What would your life be like if your backyard was a rainforest? Read this story to learn about one of the students that call these amazing forests home.
Hola! I'm Chayo. My name is really Rosario, but everyone calls me Chayo. I live in Rio Negro, Colombia. Rio Negro is in the Andes Mountains, but not too high. It's between the town of El Encino and Cachalú National Park. Rio Negro is real small—just some farms and a school.
I live in a white house with my mom, dad, three brothers and six sisters. I have five brothers and seven sisters, but the older ones don't live with us. We also have two dogs, three cats and a parakeet named Felix.
Here I am with my mom, my little sister and my baby brother.
My dad is a farmer. On our farm, we grow mostly coffee, but we have lots of other crops. We grow a little corn, beans, tomatoes, cabbage, onions, squash, plantains, potatoes, oranges, avocados, limes, bananas, pineapples, and papayas. I love papayas; they're my favorite fruit. We also have chickens, turkeys, two cows and a horse.
We all work on the farm, except for my younger brother and sister, who are too little. I know how to plant corn and vegetables, how to weed and fertilize. I collect firewood, help my mom in the kitchen, feed the turkeys and chickens, and sweep the house. I can chop weeds with a machete, and pick coffee.
The coffee harvest here lasts from December to April. You have to pick only the red berries, and leave the green ones for later. Then you take the coffee beans out of the berries and dry them in the sun. It's a lot of work.
I'm always happy when school starts, because it means I don't have to do so much farm work. My teacher is Señora Solano. She's really nice. Twice a week, Hilma and Carolina from Fundación Natura visit my class. That's my favorite time, because they teach us about plants and animals. I love animals, especially birds. Sometimes they take us outside to look at birds. The coffee farms around here have lots of birds in them, because the coffee grows under trees that the birds like.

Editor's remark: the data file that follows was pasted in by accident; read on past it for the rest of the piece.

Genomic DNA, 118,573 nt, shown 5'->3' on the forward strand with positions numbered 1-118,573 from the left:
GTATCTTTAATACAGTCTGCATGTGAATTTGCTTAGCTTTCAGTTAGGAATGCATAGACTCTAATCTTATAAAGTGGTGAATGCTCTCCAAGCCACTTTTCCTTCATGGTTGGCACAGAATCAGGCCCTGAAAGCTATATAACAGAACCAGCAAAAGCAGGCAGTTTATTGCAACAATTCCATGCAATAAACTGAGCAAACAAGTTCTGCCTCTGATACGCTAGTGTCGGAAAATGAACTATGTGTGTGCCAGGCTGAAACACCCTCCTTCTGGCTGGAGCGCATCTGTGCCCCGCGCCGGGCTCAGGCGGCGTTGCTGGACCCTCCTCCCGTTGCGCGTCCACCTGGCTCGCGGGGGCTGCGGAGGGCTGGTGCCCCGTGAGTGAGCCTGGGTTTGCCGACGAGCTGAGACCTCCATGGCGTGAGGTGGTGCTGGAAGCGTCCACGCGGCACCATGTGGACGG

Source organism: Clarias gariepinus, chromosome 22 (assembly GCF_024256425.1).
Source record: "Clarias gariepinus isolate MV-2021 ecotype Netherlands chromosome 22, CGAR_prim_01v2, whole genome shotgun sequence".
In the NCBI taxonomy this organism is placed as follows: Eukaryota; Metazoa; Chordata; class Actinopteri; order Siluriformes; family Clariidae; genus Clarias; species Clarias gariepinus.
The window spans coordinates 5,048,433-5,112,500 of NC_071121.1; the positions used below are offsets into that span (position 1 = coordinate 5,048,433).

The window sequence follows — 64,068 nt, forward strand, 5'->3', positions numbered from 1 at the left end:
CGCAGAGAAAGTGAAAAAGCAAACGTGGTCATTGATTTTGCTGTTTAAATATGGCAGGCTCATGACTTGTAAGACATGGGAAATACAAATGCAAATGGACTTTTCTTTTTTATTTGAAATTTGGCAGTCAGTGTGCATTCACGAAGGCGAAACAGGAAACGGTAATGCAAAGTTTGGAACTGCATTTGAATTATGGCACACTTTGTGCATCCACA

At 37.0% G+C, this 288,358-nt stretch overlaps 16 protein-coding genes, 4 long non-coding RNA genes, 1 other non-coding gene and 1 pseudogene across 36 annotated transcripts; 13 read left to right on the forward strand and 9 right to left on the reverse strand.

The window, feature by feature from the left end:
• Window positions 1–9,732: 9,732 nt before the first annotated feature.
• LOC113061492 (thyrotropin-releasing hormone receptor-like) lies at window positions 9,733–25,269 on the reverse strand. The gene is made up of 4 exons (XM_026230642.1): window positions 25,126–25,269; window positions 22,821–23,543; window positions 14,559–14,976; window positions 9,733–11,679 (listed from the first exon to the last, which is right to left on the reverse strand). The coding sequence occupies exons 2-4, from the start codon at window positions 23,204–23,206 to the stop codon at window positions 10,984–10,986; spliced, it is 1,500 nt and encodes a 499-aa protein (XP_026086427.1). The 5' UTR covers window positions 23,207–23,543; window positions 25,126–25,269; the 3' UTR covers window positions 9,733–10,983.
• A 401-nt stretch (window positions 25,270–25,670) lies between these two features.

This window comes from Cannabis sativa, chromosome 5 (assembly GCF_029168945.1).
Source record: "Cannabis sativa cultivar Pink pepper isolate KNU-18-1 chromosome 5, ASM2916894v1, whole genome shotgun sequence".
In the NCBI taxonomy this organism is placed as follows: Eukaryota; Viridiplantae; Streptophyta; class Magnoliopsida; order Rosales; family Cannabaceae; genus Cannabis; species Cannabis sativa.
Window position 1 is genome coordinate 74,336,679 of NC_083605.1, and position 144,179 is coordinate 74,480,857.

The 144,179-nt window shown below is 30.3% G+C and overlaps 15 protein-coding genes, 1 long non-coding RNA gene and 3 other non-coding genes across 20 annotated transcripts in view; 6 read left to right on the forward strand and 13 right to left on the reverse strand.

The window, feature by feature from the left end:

Carolina says Colombia has more different kinds of birds than any other country in the world. My favorite is the toche, a pretty yellow and black bird. Carolina has a book about all the birds in Colombia. It's in English, so they have different names—the toche is called 'yellow-backed oriole.'
The azulejo, a little blue bird that's always chirping, is called 'blue-gray tanager' in English.
The sittura, a brown bird with a long striped tail that's always on our farm, is called 'squirrel cuckoo.' They seem like weird names to me.
Carolina explained that some birds only live in Colombia half the year. In April, they fly up to North America, where they build their nests and lay eggs. The chipe amarillo, a little yellow bird I've seen near my house, is one of the birds that fly north. In English, it's called a 'Tennessee warbler.' How's that for a crazy name?
Carolina and Hilma took my class to Cachalú National Park, high in the mountains. We spent the night in a big old farmhouse, and hiked in the cloud forest. It must be the greenest place in the world! It's full of ferns, bromeliads, giant trees and tiny orchids. We saw animals I'd never seen before, like a guache, or 'coati, 'and a toucancillo—a bright green bird with a big bill. It's called 'emerald toucanet' in English.
Cachalú is the home of the oso andino, a bear that looks like it's wearing glasses. You would call it the spectacled bear. We didn't see one, but maybe I will next time I go there. I hope I can go back to Cachalú soon. It's beautiful!